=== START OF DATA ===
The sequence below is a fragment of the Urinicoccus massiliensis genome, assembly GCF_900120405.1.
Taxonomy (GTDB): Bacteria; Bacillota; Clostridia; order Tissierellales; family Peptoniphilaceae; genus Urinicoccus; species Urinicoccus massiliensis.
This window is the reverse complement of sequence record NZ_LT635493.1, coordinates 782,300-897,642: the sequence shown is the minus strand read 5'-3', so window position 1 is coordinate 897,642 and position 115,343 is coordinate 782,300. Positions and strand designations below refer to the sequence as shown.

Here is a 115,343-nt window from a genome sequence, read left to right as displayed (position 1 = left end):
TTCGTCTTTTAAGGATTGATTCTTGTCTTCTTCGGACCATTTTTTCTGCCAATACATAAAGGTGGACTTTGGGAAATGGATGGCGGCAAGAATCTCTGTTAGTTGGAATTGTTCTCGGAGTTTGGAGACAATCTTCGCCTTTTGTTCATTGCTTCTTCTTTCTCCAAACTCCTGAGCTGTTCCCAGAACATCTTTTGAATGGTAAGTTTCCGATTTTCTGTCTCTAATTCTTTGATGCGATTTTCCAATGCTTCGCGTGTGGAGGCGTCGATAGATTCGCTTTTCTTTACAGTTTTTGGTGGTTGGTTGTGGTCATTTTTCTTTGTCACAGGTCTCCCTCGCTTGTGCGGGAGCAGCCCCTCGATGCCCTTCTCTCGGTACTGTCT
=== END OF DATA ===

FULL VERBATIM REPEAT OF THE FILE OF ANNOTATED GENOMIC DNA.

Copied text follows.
The sequence below is a fragment of the Urinicoccus massiliensis genome, assembly GCF_900120405.1.
Taxonomy (GTDB): Bacteria; Bacillota; Clostridia; order Tissierellales; family Peptoniphilaceae; genus Urinicoccus; species Urinicoccus massiliensis.
This window is the reverse complement of sequence record NZ_LT635493.1, coordinates 782,300-897,642: the sequence shown is the minus strand read 5'-3', so window position 1 is coordinate 897,642 and position 115,343 is coordinate 782,300. Positions and strand designations below refer to the sequence as shown.

Here is a 115,343-nt window from a genome sequence, read left to right as displayed (position 1 = left end):
TTCGTCTTTTAAGGATTGATTCTTGTCTTCTTCGGACCATTTTTTCTGCCAATACATAAAGGTGGACTTTGGGAAATGGATGGCGGCAAGAATCTCTGTTAGTTGGAATTGTTCTCGGAGTTTGGAGACAATCTTCGCCTTTTGTTCATTGCTTCTTCTTTCTCCAAACTCCTGAGCTGTTCCCAGAACATCTTTTGAATGGTAAGTTTCCGATTTTCTGTCTCTAATTCTTTGATGCGATTTTCCAATGCTTCGCGTGTGGAGGCGTCGATAGATTCGCTTTTCTTTACAGTTTTTGGTGGTTGGTTGTGGTCATTTTTCTTTGTCACAGGTCTCCCTCGCTTGTGCGGGAGCAGCCCCTCGATGCCCTTCTCTCGGTACTGTCT